By Sabina Skala
A couple of weeks ago I had a great pleasure to be interviewed by Carl Lanore for Super Human Radio http://superhumanradio.com/shr-1005-arthur-jones-metabolic-conditioning-plus-building-the-heart-for-greater-output.html) You can get this podcast on I-Tunes, as well as other great interviews with Carl's guests - good news is - the podcasts are FREE! Super Human Radio is a great source of information for everyone looking to achieve physical and mental excellence. Carl is an extremely knowledgeable host and I always learn something new listening to him and his guests.
One of the topics of our discussion was how the heart adapts to given stimulus and what training forces the most beneficial changes in the cardiac muscle.
As you are aware there has been a big hype around interval training, short, intense sessions that were supposed to improve your cardio much better then long slow, so called road work type of training. Not only they promise you that your heart will get better and stronger, also that you can have it at a fraction of time you would need to spend doing your 45- 90 min runs, etc. Why train for 1 hour if you can have it all in 20 mins or less?
Unfortunately, those who advocate this type of training, have probably done none or not much research. Yes - short intense training causes changes in the cardiac muscle. It caues thickening of the cardiac walls, which results in the heart being stronger able to pump more blood with a single beat. This increases the cardiac output and stroke volume, also lowers the resting heart rate. Your heart becomes more efficient and pumps more blood into the muscles with a single beat.
The problem with this approach is, that if you focus on improving your cardiovascular efficiency using this type of training only - the thickening of the heart walls may decrease the left ventricle cavity, which means that your heart will not be able to fill with as much blood as it could.
Long slow cardio always had a place in old school training. If you look at any movies about boxers, mma fighters, etc - at some point in the movie the guys always go for a run. There is a reason for that. Most of you are familiar with the term - athletes heart. It is usually used in relation to long distance endurance ahtletes. Endurance athletes have bigger heart than average person. It is because during long slow cardiovascular activities (run, cycle etc) the heart has got a lot of time to pump more blood through the ventricles. If you think about a big baloon constantly filled with water, eventually the walls of the baloon will streatch. The same happens to the heart - with a large amount of blood filling the heart constantly and being pumped out, the left ventricle eventually enlarges. This adaptation makes the heart more efficient as it can pump more blood with a single beat which results in greater cardiac output, stroke volume and lower RHR.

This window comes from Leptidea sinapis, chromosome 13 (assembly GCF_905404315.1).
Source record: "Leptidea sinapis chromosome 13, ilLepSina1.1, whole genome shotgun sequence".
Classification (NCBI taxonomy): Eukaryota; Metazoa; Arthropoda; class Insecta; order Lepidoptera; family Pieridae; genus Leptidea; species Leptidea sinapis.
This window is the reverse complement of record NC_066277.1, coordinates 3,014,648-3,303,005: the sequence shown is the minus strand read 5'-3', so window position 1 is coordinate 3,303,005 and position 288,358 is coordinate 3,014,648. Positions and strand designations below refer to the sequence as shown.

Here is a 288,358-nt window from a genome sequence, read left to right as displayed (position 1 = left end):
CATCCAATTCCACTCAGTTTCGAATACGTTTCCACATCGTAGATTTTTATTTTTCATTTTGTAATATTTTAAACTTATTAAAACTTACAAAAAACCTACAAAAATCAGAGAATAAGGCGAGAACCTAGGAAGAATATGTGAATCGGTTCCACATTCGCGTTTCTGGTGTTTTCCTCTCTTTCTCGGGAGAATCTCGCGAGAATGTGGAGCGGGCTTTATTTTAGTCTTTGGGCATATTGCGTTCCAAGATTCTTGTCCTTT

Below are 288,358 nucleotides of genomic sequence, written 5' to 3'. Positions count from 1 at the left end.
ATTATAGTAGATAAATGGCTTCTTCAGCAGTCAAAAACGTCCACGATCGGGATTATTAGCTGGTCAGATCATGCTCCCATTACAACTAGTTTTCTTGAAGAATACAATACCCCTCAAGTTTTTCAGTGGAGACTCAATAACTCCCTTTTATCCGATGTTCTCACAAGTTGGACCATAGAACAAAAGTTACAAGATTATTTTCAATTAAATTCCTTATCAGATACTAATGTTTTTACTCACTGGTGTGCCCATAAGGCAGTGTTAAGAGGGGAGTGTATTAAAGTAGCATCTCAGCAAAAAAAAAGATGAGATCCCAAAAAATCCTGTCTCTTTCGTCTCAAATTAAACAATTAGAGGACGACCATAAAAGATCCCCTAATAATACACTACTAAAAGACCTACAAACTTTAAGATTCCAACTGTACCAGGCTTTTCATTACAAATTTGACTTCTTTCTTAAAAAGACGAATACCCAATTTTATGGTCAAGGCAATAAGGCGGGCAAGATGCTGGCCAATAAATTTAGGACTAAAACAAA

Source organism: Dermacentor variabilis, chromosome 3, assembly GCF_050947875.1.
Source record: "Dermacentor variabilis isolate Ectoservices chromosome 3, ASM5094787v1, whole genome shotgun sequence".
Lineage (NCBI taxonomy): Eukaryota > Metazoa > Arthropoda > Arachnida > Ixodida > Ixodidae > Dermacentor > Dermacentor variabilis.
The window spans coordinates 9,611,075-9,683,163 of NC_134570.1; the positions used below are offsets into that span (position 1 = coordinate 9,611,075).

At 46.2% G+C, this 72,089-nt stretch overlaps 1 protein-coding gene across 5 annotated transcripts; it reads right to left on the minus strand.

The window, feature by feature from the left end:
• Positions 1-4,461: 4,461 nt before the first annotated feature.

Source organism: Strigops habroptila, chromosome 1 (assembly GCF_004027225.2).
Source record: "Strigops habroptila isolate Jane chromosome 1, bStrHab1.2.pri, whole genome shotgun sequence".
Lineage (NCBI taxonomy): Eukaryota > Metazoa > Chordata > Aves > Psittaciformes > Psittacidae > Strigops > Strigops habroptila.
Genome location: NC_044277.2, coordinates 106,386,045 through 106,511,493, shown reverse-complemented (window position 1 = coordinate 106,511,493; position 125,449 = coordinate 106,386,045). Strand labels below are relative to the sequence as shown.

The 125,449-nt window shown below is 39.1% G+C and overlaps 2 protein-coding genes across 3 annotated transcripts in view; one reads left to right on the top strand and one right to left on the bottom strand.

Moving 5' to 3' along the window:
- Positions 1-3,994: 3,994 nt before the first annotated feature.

Long slow cardio also helps to improve vascularity and builds little capilaries around the muscles, which then serve as a pathway for delivering all the nutrients and removal of waste products. The better muscle vascularity the quicker they can repair and recover.
If you focus solely on short intense intervals your heart will not have enough time to fully fill with blood, therefore the walls will never have a chance to streatch. Long slow cardio (for combat sports 45-60 mins of cardio activity HR between 130bpm - 150bpm) is also superior to short intense training in terms of building vascular network.
Summarising - both short intense intervals and long slow cardio should be included in a training program of most combat athletes. The frequency and propotions depend on athletes experience, recovery, frequency and phase of training and of course the type of sport they involved in. The frequency of long and slow cardio should be greater for beginners. For advanced athletes (depending on the combat discipline) 2-3 sessions per week of 45 - 60 mins are enough.
Please bear in mind that long slow cardio does not necessary mean run, it can be a light sparring session, technical drills, etc as long as your heart rate stays between 130 - 150 bpm for the duration of the session. If you wish more detailed information - refer to the Super Human Radio (as per the link above).
Coming back to the Super Human interview - before our talk, Carl has emailed me about some research he came across. The research elucidates the feedback loop that protects the heart that starts to send signals to the brain, which cause people to " back off". It causes pulmonary changes that "exhaust" the person even though they may have been able to push harder. I tried to find that research online, with not much success yet. However I remembered I came across something similar in one of the books I read. It is Joel Jamieson Ultimate MMA Conditioning. He mentions briefly about so called Central Governor system. The theory of the CG system explains that the brain regulates the cardiac output by regulating the mass of skeletal muscles that can be activated during maximal exercise. In other words it is the heart first that is at the risk of damage not the skeletal muscles therefore the CG limits the neural recruitment of the muscle fibers to protect the heart.
This is a very interesting theory, which I have been investigating further (this will most likely be my next blog post). Here are some of the articles I came accross. Check them out - they express different opinions: - some support, some are against the existence of CGS.
Article 1 HERE
Aticle 2 HERE
Article 3 HERE
Have a good read